Katie had finished her first ultra in third place, Neal came in just a few minutes after me. A few chats with faces I knew and then a quick shower at the campsite before heading back home.
A great Ultra for me, I’m happy with the results, and what I learnt. A little disappointed not to sneak in under 8 hours, but there is always next year. The Beacons Ultra is a super friendly race that taught me lots-as one very experienced trail runner said to me its an ideal entry level ultra. I’d agree, but the racing at the top end of the field is pretty clear that it’s just a great Ultra!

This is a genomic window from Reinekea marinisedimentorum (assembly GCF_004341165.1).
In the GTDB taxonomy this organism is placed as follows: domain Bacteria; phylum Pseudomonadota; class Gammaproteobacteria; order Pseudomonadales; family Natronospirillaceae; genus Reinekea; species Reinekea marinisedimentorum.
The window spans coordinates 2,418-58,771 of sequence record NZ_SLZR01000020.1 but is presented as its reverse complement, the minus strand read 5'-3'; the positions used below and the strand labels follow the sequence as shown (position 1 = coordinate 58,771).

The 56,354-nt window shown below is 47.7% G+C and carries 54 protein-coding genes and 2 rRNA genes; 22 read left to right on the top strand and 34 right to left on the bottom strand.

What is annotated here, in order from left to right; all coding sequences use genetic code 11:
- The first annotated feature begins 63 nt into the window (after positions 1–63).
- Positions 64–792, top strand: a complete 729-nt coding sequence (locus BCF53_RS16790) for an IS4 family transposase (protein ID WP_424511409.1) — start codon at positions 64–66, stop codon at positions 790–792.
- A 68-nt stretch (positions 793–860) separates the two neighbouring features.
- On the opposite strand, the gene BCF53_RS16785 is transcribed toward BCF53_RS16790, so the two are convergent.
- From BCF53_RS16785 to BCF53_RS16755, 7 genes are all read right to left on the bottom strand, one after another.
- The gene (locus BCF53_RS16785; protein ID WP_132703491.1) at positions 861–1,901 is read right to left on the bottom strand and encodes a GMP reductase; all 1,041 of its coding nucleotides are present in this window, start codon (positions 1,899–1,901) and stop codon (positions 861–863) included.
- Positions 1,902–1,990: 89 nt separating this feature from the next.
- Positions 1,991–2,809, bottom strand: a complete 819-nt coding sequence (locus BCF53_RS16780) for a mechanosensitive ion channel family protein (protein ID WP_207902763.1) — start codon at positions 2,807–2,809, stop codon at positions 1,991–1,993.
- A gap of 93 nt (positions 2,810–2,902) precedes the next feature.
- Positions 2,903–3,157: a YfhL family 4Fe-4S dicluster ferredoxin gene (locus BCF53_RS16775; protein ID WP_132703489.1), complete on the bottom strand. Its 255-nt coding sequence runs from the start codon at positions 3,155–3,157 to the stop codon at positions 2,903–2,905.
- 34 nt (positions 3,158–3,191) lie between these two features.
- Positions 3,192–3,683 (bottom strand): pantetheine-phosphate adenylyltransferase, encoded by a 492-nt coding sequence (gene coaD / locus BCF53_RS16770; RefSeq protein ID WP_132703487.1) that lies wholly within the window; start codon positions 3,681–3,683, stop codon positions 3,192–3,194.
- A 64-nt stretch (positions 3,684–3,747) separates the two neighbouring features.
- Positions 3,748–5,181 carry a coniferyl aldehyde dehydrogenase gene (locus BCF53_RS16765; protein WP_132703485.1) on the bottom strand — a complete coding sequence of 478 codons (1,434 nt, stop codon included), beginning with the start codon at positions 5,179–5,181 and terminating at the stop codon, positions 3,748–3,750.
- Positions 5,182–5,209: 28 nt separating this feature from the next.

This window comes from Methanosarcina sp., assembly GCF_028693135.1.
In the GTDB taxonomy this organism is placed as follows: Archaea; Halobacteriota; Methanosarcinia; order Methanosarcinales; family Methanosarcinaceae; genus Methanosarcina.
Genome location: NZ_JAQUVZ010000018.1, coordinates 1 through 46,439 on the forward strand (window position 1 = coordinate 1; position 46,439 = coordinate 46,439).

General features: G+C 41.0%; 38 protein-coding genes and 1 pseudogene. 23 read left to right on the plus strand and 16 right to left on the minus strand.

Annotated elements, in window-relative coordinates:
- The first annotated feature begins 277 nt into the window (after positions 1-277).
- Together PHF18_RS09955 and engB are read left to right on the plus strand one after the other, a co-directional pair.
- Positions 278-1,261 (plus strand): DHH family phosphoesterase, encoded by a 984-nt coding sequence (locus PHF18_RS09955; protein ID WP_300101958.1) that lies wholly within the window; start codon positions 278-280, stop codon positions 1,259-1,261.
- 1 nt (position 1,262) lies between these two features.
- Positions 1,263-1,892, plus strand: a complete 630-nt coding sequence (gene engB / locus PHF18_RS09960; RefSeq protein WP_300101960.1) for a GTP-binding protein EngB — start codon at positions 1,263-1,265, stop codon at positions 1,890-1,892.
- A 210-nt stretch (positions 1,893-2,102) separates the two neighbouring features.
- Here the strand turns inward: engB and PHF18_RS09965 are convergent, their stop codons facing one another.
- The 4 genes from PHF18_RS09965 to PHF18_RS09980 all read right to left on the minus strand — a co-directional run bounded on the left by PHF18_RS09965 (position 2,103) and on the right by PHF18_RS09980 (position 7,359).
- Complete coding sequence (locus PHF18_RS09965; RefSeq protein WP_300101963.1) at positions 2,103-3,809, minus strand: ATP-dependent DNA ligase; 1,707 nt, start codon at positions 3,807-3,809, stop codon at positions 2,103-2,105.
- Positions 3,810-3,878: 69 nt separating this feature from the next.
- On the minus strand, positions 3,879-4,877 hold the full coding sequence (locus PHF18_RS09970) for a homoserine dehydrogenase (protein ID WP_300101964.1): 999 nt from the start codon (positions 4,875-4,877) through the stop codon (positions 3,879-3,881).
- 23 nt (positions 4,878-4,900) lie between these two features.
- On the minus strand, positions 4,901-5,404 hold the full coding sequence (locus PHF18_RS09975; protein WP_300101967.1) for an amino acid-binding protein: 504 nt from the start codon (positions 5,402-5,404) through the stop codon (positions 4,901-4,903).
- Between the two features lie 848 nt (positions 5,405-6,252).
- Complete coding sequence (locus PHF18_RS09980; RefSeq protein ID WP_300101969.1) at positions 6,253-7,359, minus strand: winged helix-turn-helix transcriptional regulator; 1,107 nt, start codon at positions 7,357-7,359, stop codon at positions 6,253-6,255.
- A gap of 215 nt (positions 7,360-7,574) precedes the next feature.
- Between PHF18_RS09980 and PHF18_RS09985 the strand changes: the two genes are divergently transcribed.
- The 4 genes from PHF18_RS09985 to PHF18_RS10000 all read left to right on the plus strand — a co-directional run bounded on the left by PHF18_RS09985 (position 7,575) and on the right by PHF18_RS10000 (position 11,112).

I’d added another 20km to my longest training run and 35km to longest race-happily this was good for my brain training!
My final finishing time was 8hr 12 mins and 23 seconds, and despite the provisional results having me down as 27th, I definitely finished ahead of Patrick, so I’m taking 26th. I’m happy enough with that for a first Ultra.
That’s one more demon down on the way into April 2014!
A massive thank you to all at Likeys and especially the volunteers who were standing around in the cold making the race so friendly!